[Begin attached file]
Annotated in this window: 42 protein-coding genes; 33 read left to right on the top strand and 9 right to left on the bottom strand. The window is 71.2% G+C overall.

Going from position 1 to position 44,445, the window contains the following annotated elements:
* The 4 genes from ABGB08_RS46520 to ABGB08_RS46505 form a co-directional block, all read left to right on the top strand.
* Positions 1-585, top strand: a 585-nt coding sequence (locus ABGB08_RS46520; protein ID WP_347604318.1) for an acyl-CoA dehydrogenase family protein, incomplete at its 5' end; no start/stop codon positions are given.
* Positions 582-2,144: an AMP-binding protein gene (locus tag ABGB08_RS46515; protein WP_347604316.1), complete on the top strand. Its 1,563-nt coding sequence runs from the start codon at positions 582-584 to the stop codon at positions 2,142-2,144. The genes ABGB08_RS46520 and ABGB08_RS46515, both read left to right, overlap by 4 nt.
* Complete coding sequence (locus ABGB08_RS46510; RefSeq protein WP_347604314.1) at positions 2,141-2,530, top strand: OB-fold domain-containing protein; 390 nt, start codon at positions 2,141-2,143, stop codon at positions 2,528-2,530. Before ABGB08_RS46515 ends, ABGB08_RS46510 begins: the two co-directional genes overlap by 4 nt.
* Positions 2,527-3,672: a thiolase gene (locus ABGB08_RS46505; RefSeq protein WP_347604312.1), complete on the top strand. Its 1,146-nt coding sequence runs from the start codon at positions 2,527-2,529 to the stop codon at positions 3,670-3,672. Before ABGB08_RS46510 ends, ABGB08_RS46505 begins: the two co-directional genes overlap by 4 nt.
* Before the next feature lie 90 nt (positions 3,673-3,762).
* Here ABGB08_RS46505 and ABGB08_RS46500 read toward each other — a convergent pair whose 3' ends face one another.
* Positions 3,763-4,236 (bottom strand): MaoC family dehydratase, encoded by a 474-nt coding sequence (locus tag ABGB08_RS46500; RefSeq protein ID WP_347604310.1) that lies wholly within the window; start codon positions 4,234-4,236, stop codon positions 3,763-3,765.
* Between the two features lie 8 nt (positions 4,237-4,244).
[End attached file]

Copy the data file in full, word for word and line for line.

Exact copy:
Annotated in this window: 42 protein-coding genes; 33 read left to right on the top strand and 9 right to left on the bottom strand. The window is 71.2% G+C overall.

Going from position 1 to position 44,445, the window contains the following annotated elements:
* The 4 genes from ABGB08_RS46520 to ABGB08_RS46505 form a co-directional block, all read left to right on the top strand.
* Positions 1-585, top strand: a 585-nt coding sequence (locus ABGB08_RS46520; protein ID WP_347604318.1) for an acyl-CoA dehydrogenase family protein, incomplete at its 5' end; no start/stop codon positions are given.
* Positions 582-2,144: an AMP-binding protein gene (locus tag ABGB08_RS46515; protein WP_347604316.1), complete on the top strand. Its 1,563-nt coding sequence runs from the start codon at positions 582-584 to the stop codon at positions 2,142-2,144. The genes ABGB08_RS46520 and ABGB08_RS46515, both read left to right, overlap by 4 nt.
* Complete coding sequence (locus ABGB08_RS46510; RefSeq protein WP_347604314.1) at positions 2,141-2,530, top strand: OB-fold domain-containing protein; 390 nt, start codon at positions 2,141-2,143, stop codon at positions 2,528-2,530. Before ABGB08_RS46515 ends, ABGB08_RS46510 begins: the two co-directional genes overlap by 4 nt.
* Positions 2,527-3,672: a thiolase gene (locus ABGB08_RS46505; RefSeq protein WP_347604312.1), complete on the top strand. Its 1,146-nt coding sequence runs from the start codon at positions 2,527-2,529 to the stop codon at positions 3,670-3,672. Before ABGB08_RS46510 ends, ABGB08_RS46505 begins: the two co-directional genes overlap by 4 nt.
* Before the next feature lie 90 nt (positions 3,673-3,762).
* Here ABGB08_RS46505 and ABGB08_RS46500 read toward each other — a convergent pair whose 3' ends face one another.
* Positions 3,763-4,236 (bottom strand): MaoC family dehydratase, encoded by a 474-nt coding sequence (locus tag ABGB08_RS46500; RefSeq protein ID WP_347604310.1) that lies wholly within the window; start codon positions 4,234-4,236, stop codon positions 3,763-3,765.
* Between the two features lie 8 nt (positions 4,237-4,244).